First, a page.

Now we know how much we should drink, the next question is what we should drink. The advertisers bombards us with what they think we should drink but what are the facts. The first thing is taste. Numerous studies have shown that people will drink more of a sweetened and coloured drink than plain water. The faster the fluid is absorbed from the stomach into the system the faster it can work. Factors that affect the absorption are temperature, volume and composition. The maximal effect is a cool liquid that has a small percentage of carbohydrate(less than 8%) in large volumes. Carbohydrates not only increase the absorption of the fluid, but also provide important energy to the body in events that last longer than an hour. Ingesting either fluid or carbohydrate alone can improve performance about 6% but when both are taken by athletes together performance can be improved by up to 12%. So the final analysis is that for short events cool water which is usually free is a very effective fluid. For longer events most of the marketed sport drinks that contain between 4-8% carbohydrate in the form of glucose, sucrose, or maltodextrins carry a definite advantage. The amount of fluid consumed should be between 600-1200 mls per hour. Drink to perform. Use your brain and put the right amount of fluids in your mouth and not on your head and body to reach peak performance.

Eat Eat Eat! When What During Exercise
There is nothing more important to people than food. It perhaps our biggest preoccupation. The question for athletes is when and what to eat before, during, and after exercise. How can they optimize their performance by their food intake and how soon can they replenish their energy. THE PREGAME MEAL The foods we eat before competition will vary on an individualized basis on past experience and other cultural differences. There is certainly a trial and error method to determine what will work for you. Long gone are those large steak meals that I was fed when I was playing hockey. We now know that this is not the best pre game meal, although it sure made us feel strong in those days. This just shows you the power of the mind. The purpose of the pre game meal is to provide a relatively empty stomach and yet prevent you from feeling hungry during the event.

The meal should provide a steady flow of energy to your muscles and not let your blood sugar drop where you feel weak, tired and dizzy. Food should be easily digestible to avoid stomach cramps or excess gas. Hydration (the topic of future articles) is important so that you are not starting the event dehydrated. The popular misconception is that the food you eat just prior to exercising will provide the energy you need. Unless you are in an endurance event which will last greater than three hours this is not the case. The food you eat just prior to competition simply can not be digested in time to be utilized. Your energy you use is from your regular daily diet. Therefore the purpose of the pregame meal is to give you physical comfort and mental alertness. The next question is what to eat in the pregame meal and when should you eat it.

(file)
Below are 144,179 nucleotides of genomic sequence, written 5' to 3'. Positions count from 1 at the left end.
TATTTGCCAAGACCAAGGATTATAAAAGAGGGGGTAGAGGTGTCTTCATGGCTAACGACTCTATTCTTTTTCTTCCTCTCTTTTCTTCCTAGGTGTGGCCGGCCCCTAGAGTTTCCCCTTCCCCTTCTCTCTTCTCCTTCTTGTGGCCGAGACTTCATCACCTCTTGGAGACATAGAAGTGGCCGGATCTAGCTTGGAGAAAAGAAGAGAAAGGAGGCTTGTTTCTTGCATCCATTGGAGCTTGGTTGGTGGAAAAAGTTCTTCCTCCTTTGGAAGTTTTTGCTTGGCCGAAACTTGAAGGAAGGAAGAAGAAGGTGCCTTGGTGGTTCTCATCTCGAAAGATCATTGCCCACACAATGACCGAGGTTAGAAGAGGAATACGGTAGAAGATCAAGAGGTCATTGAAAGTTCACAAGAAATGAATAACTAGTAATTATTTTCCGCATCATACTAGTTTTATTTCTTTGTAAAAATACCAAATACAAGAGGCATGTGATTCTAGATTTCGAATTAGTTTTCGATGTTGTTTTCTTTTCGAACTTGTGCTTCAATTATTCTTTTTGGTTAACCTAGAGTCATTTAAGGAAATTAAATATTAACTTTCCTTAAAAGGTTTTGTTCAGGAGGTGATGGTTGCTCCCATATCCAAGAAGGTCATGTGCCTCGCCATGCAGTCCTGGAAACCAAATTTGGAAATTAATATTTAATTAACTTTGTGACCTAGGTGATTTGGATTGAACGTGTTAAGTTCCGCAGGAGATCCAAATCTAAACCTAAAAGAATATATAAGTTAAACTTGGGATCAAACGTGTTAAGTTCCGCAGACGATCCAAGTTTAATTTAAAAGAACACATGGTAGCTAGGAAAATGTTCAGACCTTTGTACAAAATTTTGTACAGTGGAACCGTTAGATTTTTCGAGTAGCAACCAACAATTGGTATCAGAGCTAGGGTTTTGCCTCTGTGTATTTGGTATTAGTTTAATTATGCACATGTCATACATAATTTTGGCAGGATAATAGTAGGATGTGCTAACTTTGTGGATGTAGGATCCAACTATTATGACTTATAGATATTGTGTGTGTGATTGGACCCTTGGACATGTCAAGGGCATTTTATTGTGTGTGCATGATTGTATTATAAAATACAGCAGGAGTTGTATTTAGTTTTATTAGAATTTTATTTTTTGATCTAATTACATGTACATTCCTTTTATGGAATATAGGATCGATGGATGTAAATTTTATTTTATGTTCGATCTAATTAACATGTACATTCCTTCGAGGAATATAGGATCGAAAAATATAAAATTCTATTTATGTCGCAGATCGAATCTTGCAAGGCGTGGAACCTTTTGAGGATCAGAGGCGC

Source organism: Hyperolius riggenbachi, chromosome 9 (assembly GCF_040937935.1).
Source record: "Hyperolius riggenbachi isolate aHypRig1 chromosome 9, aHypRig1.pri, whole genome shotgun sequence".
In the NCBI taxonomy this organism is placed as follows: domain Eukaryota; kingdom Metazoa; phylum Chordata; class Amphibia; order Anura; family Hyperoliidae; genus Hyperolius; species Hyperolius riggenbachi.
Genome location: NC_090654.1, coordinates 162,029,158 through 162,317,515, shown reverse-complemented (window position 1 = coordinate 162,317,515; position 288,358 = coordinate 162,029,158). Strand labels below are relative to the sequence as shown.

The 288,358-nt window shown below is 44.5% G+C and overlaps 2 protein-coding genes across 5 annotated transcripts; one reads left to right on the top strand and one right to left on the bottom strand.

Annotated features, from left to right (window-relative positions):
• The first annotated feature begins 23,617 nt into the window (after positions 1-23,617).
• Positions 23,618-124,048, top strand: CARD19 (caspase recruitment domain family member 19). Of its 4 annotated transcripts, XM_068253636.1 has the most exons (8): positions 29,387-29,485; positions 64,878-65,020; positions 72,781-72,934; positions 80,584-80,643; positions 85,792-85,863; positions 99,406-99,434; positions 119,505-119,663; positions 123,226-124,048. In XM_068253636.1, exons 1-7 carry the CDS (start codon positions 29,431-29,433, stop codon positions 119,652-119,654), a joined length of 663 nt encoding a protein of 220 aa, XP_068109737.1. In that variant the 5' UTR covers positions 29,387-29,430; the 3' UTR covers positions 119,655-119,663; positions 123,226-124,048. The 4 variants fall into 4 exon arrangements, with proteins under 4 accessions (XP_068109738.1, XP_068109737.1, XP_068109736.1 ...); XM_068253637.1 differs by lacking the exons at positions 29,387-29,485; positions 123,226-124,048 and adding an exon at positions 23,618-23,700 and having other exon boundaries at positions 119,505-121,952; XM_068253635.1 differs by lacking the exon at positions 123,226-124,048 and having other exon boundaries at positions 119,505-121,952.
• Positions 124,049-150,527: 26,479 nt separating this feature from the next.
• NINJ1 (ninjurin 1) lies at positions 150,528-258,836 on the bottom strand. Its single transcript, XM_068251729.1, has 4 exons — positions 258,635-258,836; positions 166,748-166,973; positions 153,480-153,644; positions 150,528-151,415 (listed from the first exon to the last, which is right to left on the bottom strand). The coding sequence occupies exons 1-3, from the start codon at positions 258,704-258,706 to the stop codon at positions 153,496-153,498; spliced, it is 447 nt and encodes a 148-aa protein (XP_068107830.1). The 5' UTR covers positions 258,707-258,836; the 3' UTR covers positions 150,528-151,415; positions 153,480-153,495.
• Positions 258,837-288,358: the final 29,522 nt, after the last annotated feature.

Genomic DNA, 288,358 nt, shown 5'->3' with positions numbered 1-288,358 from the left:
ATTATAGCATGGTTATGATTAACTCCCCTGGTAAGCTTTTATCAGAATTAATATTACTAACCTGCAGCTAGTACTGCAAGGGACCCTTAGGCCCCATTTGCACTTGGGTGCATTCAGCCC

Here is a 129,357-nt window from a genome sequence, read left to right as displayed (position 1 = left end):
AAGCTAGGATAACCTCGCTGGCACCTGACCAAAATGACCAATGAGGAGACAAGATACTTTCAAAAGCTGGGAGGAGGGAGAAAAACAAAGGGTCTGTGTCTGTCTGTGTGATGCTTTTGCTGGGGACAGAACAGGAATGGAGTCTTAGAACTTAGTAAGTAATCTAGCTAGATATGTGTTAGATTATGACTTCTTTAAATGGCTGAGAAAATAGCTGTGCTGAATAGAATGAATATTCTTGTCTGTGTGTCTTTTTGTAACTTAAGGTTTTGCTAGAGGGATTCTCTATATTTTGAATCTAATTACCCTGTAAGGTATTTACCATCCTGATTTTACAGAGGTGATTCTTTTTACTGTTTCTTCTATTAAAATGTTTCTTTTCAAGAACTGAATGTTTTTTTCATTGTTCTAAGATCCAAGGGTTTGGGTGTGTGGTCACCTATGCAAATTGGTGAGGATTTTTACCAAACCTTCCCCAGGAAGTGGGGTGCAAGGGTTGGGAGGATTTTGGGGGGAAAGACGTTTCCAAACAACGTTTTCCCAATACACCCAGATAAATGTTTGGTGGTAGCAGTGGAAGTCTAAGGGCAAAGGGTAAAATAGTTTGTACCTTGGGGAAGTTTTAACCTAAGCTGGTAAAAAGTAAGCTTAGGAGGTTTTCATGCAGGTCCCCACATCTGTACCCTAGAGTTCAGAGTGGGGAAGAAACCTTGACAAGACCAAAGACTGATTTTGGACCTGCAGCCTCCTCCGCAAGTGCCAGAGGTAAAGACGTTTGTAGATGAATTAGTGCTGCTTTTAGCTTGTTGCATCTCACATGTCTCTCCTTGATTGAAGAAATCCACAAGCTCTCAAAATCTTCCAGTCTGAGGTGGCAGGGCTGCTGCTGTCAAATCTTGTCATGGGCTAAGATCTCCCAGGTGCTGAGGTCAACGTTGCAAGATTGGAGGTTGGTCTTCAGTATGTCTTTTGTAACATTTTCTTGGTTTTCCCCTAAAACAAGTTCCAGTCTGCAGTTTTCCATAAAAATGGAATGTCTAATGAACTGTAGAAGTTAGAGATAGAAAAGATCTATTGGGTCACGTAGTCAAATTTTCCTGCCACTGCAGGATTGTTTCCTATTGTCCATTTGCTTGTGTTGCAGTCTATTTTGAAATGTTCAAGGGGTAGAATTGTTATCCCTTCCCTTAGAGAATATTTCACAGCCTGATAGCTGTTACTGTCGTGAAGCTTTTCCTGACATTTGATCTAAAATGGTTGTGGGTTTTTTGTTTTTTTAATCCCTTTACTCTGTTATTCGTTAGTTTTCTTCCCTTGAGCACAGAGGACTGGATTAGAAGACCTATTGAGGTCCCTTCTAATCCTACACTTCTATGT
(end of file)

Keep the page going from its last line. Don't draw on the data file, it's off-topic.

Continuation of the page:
Carbohydrates are the most easily and most rapid digested food. Therefore the meal should be high in complex carbohydrates. This includes things like pasta, rice, potatoes and breads. You should limit the protein and fat in the meal. The larger the meal the longer it will take to digest. A large meal should be eaten 3-4 hours before the event while a snack can be eaten 1-2 hours prior to the event. Remember that if you are particularly nervous about the event it will slow your digestion. Drink plenty of fluids . Although an athlete has never starved to death during exercise there have been many whose performance has suffered due to dehydration. Another common misconception is that sugar will give you a quick burst of energy for performance. Your body uses mainly the stored energy. Eat foods that you are familiar with an know how your body to respond to. The pre game meal is not the time to try new foods

Tournament Energy

You are in the middle of a weekend tounament. One game is finished and you are feeling a little tired. What and when should you eat to get the most energy for the next game. What should you drink during the game and what should you eat tonight to prepare you for the games tomorrow. A lot has been written on the pre game meal. In fact I wrote an article about this last year. Basically, the pre game meal should consist mostly of carbohydrates such as pasta, rice, breads and potatoes. A large meal should be eaten 2 1/2 to 3 hours before the game. A smaller snack can be eaten within 1-2 hours before. This column will talk about what to ingest during and between games. DURING EXERCISE There are two situations that are important to discuss here. The first is for someone in an endurance event which will last more than 21/2-3 hours.

For these events it is important to consume some energy to help your performance. Your body should have been prepared by eating diet high in carbohydrates the week prior to the event. If you are doing continuous exercise such as a triathlon or marathon the best way to ingest energy is with high energy sport drinks or bars. These are quite readily available at sporting good stores or at the event itself. It is important to experiment with the same drink or bar you are going to use prior to the event to see how your body will react. You do not want any surprises on the day you are competing. The other situation is for people in tournaments. This is a common question at this time of year as we head into the hockey tournament season. Again, prepare yourself prior to the tournament by eating a lot of high carbohydrate foods the week before.